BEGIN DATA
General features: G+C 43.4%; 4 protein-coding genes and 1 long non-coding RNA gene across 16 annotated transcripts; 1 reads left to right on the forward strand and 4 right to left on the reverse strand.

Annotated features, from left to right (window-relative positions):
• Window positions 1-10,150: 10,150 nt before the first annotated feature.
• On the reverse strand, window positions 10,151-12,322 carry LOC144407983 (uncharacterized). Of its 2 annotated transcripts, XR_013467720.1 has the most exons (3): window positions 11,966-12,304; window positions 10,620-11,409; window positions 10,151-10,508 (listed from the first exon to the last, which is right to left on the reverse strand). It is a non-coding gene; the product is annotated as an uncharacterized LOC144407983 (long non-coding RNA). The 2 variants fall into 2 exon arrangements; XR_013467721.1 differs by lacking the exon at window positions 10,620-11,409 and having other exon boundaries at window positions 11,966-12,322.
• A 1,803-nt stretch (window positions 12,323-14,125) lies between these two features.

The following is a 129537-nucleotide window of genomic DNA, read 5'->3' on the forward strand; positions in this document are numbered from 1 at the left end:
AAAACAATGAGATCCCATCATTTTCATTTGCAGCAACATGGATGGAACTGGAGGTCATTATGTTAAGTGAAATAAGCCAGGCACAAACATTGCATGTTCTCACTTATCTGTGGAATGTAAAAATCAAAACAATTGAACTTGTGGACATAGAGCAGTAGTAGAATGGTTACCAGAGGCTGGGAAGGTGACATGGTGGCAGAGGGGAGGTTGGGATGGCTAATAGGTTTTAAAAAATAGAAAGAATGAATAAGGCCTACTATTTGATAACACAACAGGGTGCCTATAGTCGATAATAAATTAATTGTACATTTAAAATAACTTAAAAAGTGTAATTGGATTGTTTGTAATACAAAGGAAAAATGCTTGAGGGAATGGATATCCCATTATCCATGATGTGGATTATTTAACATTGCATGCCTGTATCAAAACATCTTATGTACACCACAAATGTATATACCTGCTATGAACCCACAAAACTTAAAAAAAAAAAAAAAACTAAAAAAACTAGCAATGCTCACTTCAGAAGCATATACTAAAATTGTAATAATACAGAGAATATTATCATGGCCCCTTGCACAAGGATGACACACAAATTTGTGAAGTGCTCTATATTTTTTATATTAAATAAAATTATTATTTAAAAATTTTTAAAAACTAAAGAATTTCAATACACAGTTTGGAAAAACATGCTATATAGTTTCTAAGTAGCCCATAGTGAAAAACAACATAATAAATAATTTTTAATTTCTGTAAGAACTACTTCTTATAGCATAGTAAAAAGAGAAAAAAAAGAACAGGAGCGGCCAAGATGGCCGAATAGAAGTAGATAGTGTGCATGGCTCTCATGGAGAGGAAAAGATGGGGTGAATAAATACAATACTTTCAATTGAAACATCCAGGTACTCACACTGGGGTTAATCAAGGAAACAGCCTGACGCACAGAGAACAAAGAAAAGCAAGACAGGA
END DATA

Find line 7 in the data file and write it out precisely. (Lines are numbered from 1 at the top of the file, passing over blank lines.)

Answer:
AAAACAATGAGATCCCATCATTTTCATTTGCAGCAACATGGATGGAACTGGAGGTCATTATGTTAAGTGAAATAAGCCAGGCACAAACATTGCATGTTCTCACTTATCTGTGGAATGTAAAAATCAAAACAATTGAACTTGTGGACATAGAGCAGTAGTAGAATGGTTACCAGAGGCTGGGAAGGTGACATGGTGGCAGAGGGGAGGTTGGGATGGCTAATAGGTTTTAAAAAATAGAAAGAATGAATAAGGCCTACTATTTGATAACACAACAGGGTGCCTATAGTCGATAATAAATTAATTGTACATTTAAAATAACTTAAAAAGTGTAATTGGATTGTTTGTAATACAAAGGAAAAATGCTTGAGGGAATGGATATCCCATTATCCATGATGTGGATTATTTAACATTGCATGCCTGTATCAAAACATCTTATGTACACCACAAATGTATATACCTGCTATGAACCCACAAAACTTAAAAAAAAAAAAAAAACTAAAAAAACTAGCAATGCTCACTTCAGAAGCATATACTAAAATTGTAATAATACAGAGAATATTATCATGGCCCCTTGCACAAGGATGACACACAAATTTGTGAAGTGCTCTATATTTTTTATATTAAATAAAATTATTATTTAAAAATTTTTAAAAACTAAAGAATTTCAATACACAGTTTGGAAAAACATGCTATATAGTTTCTAAGTAGCCCATAGTGAAAAACAACATAATAAATAATTTTTAATTTCTGTAAGAACTACTTCTTATAGCATAGTAAAAAGAGAAAAAAAAGAACAGGAGCGGCCAAGATGGCCGAATAGAAGTAGATAGTGTGCATGGCTCTCATGGAGAGGAAAAGATGGGGTGAATAAATACAATACTTTCAATTGAAACATCCAGGTACTCACACTGGGGTTAATCAAGGAAACAGCCTGACGCACAGAGAACAAAGAAAAGCAAGACAGGA